Cover photo for Clarice Ruth Jacobs's Obituary
Clarice Ruth Jacobs Profile Photo
1909 Clarice 2014

Clarice Ruth Jacobs

December 11, 1909 — July 8, 2014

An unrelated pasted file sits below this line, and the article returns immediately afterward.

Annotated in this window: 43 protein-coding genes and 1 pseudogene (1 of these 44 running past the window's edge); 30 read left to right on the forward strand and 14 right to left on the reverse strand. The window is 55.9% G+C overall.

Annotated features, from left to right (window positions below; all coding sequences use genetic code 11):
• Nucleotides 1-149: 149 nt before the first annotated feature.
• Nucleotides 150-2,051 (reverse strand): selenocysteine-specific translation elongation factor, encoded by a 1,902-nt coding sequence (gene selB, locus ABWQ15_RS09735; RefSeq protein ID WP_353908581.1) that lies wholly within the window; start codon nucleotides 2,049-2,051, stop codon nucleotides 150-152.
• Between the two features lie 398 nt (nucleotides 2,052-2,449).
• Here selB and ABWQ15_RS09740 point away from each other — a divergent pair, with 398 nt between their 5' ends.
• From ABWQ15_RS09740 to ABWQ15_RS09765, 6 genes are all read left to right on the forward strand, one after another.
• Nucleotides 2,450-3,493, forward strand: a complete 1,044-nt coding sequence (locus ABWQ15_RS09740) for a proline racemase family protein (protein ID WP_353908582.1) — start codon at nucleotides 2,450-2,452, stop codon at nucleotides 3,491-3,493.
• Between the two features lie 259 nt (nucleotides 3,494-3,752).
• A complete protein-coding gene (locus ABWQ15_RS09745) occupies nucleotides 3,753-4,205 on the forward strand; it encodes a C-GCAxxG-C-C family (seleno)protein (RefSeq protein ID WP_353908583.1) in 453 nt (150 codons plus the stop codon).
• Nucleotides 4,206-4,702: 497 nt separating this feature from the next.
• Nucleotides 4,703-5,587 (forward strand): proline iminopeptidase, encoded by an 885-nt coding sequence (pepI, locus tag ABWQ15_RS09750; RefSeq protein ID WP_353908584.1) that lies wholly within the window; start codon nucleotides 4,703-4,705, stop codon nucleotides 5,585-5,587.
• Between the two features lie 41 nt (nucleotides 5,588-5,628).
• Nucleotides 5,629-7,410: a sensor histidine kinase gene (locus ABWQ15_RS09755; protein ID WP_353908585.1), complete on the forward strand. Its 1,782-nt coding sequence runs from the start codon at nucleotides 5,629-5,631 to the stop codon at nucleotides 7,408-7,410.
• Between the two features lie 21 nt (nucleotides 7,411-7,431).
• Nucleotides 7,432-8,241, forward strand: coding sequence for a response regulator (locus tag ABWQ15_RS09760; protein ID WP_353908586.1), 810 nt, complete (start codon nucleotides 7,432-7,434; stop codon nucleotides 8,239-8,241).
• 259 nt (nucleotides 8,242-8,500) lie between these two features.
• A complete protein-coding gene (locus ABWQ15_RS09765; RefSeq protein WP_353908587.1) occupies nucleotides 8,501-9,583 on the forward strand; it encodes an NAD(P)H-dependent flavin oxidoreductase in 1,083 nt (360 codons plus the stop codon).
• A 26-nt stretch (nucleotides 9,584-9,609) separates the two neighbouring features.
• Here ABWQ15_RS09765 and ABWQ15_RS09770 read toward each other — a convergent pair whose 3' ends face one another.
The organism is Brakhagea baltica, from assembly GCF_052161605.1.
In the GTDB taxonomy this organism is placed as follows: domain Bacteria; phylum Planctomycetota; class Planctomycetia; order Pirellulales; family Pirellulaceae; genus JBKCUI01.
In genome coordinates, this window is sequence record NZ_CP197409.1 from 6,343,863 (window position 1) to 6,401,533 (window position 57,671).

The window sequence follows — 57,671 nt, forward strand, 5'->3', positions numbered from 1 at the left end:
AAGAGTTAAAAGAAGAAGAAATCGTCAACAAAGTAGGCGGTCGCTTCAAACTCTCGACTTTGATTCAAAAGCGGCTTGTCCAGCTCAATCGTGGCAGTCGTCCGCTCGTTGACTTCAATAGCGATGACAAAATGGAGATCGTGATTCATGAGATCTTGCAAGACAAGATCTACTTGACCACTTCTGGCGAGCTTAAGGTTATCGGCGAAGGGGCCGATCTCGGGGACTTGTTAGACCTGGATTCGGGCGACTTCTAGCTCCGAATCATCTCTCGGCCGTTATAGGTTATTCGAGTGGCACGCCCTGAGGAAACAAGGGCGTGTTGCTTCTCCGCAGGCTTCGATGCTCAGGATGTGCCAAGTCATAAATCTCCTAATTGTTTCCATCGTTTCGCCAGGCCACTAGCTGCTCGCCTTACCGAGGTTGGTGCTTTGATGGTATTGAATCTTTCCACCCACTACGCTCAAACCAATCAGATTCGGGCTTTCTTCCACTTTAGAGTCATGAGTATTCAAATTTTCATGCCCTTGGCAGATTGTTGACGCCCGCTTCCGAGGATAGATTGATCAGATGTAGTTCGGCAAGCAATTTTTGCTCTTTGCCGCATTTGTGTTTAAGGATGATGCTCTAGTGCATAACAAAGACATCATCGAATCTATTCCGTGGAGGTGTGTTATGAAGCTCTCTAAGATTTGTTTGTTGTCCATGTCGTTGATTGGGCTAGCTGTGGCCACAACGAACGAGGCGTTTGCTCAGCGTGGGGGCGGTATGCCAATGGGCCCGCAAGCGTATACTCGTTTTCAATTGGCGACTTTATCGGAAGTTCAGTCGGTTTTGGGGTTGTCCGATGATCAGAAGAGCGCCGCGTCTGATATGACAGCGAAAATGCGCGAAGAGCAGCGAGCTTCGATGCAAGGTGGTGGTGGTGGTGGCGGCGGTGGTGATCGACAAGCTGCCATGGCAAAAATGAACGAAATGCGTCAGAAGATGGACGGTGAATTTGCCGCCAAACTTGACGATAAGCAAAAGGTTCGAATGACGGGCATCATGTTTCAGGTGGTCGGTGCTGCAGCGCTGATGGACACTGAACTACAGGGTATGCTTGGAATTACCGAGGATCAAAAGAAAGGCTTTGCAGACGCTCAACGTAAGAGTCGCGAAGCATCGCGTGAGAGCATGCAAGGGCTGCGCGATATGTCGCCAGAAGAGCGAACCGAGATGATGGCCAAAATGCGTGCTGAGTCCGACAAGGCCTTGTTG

She was born December 11, 1909, to Hattie Jane (Brockway) Girard and Philip Girard. She was the youngest of seven children all girls except one. It was a Kansas farm family hardworking and God-fearing. Clarice milked cows, collected cats and rode to her country school in a horse-drawn buggy. She accompanied her mother on her Wednesday pilgrimage to the Missionary Society at their church. The ladies quilted at these meetings for charity, and it was there that Clarice was introduced to her life-long hobby of quilting. Her mother made certain that each of the girls received piano lessons. Their teacher came to their rural home to give them lessons. There was both a piano and a pump organ in their parlor. Clarice had a gift for playing. When she was high school age, she rode the train from the nearest small town to Clay Center, the county seat and the geographical center of the continental United States. There she boarded with a family during the week to attend high school. She returned by train to the farm for the weekends. Her high school friends loved to hear her play the jazzy songs of the day and admired her ability to play the piano, so they persuaded the local theatre manager to hire her to play for the silent films. She graduated in 1927 and to celebrate that milestone, one of her older sisters, who was a teacher in Wichita, invited her to spend a week in the big city where she had the opportunity to join the throngs of people welcoming Charles A. Lindbergh to town. She took a picture of him with her box camera. Lindbergh was visiting towns and cities across the U. S. after his heroic solo flight across the Atlantic. Clarice then went to St. Francis in Western Kansas to be with another sister who needed help with a new baby. It was from this sister that she learned to make her famous cinnamon rolls. She was hired as a telephone operator there at an old-fashioned two-position switchboard. She also continued to play the piano, for time with a little dance band. It was in St. Francis that she met Joe Jacobs whom she eloped with in 1931, just as the Great Depression was getting a strangle hold on the country. The following year their daughter, Jorice, was born. A few years later the little family moved to join the rest of the Jacobs family in Beaumont, California. Joe worked in construction, first with his brother and later with Clyde Hayes, a general contractor in Redlands. It was Clyde Hayes who persuaded Joe and Clarice to move to Redlands a move for which Clarice was eternally grateful. She loved Redlands for its weather, its mountain views, its beautiful old houses, its musical concerts at the Redlands Bowl and at the University, its orange groves, its historic past. She and Joe affiliated with the Church of Christ at Olive and Nordina and later the State Street Christian Church, where she was a lifelong member. World War II brought changes their lives as it did to everyone s. Clarice began to work again at the telephone office (California Water and Telephone). She switched from quilting to knitting socks for Joe and crocheting tablecloths and doilies. Gas rationing meant that people carpooled for recreation. Harry and Alice Beguelin and Lloyd and Ruth Witter invited the Jacobs family to go on many outings with them. (Harry and Lloyd both worked at the Ford agency and had bigger cars than the Jacobs family!) After Clarice retired, she and Joe did a lot of fishing at the Salton Sea and at Big Bear, where they kept a trailer. In 1981 they celebrated their 50th wedding anniversary with their daughter s family at their home in Redlands. Joe Jacobs died in 1985 after a long illness. It was then that a neighbor invited Clarice to join the quilting group at University Methodist Church, where she met many lovely ladies who enriched her life with their warm friendship. They quilted, they talked, they laughed, they quilted, they celebrated birthdays and they quilted. Clarice walked a great deal throughout her life. (One reason she walked was that she didn t like to drive!) She often walked downtown from her home near Highland Avenue. Sometimes she walked to work at the Telephone Company. After retirement, she walked several times a week to Gerrard s Market on Center Street. On her 90th birthday, she walked to downtown Redlands and home again! She continued to walk and to quilt into her nineties. She made dozens of cookies at Christmas to share with others. The cinnamon rolls were shared at Christmas and at Easter with neighbors and her family until she brought a formal proclamation to a family Christmas party in 2005. She declared that she was abdicating her role as the family baker of cinnamon rolls in hopes that someone else in the family would take on the task. No one ever did. The challenge was too great! Clarice was able to play the piano until about two months before her death on July 7, 2014, at the age of 104. Her family always asked for concert at the end of each visit. She played a medley of old tunes Yes Sir, that s my baby, Memories, Roses of Picardy. It had to be You, I love you Truly. She always ended with a song written the winter she was born, Carrie Jacobs-Bond s The End of a Perfect Day. She is survived by her daughter, Jorice, and her husband Joe Maag, grandsons Tim Maag, Ted Maag and his wife, Holly and great grandsons, Jacob and Edward. In lieu of flowers, donations may sent to A.K. Smiley Public Library, History Room or Kimberly-Shirk Association.

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